Stage 4 breast cancer refers to cancer that has spread beyond the breast tissue into other areas of the body. To understand the prognosis for stage 4 breast cancer, it helps to know something about the process of metastasis. In the case of breast cancer, receiving a stage 4 diagnosis may mean the cancer has reached organs outside of the breasts, such as your bones, lungs, liver, or even your brain. According to the National Breast Cancer Foundation NBCF , your symptoms at stage 4 will depend on the degree to which the cancer has spread in your body. Although metastatic breast cancer has no cure, it can be treated.
Working out how far the cancer has spread is called staging. Stages of breast cancer are numbered from 1—4. Early cancers are classified in the stages below:. A pathologist will examine the breast tissue.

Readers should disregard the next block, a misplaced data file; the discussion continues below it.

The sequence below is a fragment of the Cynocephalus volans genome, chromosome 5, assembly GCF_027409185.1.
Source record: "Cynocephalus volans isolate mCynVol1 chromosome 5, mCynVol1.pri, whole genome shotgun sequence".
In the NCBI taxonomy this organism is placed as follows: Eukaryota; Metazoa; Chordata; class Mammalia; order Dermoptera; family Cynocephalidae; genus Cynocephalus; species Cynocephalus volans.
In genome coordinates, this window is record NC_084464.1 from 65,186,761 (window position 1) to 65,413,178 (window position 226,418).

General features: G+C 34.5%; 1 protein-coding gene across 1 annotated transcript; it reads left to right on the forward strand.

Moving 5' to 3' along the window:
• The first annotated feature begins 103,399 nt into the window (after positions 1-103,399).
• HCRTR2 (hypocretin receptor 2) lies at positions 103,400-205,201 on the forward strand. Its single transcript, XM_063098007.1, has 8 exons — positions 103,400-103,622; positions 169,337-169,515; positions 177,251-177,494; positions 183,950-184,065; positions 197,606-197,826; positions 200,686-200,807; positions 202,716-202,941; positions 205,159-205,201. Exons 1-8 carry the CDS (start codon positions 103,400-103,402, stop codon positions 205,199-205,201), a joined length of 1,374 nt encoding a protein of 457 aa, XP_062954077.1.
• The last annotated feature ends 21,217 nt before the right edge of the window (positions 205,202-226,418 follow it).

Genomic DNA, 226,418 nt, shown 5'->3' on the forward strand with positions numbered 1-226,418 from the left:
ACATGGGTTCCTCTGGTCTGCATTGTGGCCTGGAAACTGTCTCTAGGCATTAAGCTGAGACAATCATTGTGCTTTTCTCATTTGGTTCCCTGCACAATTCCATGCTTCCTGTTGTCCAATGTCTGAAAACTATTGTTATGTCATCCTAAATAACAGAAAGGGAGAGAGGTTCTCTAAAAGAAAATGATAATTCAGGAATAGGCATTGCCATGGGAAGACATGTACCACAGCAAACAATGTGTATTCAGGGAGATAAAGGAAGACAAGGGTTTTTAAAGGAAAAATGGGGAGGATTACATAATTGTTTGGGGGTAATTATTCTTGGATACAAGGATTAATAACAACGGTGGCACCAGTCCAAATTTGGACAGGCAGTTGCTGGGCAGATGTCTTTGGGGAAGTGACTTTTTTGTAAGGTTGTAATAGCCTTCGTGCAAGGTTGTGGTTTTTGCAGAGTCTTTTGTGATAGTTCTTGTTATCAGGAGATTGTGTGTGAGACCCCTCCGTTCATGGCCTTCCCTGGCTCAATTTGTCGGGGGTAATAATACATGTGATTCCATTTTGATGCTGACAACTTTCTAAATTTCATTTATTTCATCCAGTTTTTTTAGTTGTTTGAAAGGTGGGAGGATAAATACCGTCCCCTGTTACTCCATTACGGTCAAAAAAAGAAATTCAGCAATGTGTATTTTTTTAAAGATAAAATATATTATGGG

Stage 2 means the breast cancer is growing, but it is still contained in the breast or growth has only extended to the nearby lymph nodes. This stage is divided into groups: Stage 2A and Stage 2B. The difference is determined by the size of the tumor and whether the breast cancer has spread to the lymph nodes.
The stage describes how far the cancer has spread, while the grade describes how active the cancer cells are and how fast the cancer is likely to be growing. The tests described here show whether the cancer has spread to other parts of the body. This is called staging. Tumour less than 2 cm and spread to 1—3 lymph nodes in armpit; or tumour 2—5 cm and no spread to lymph nodes.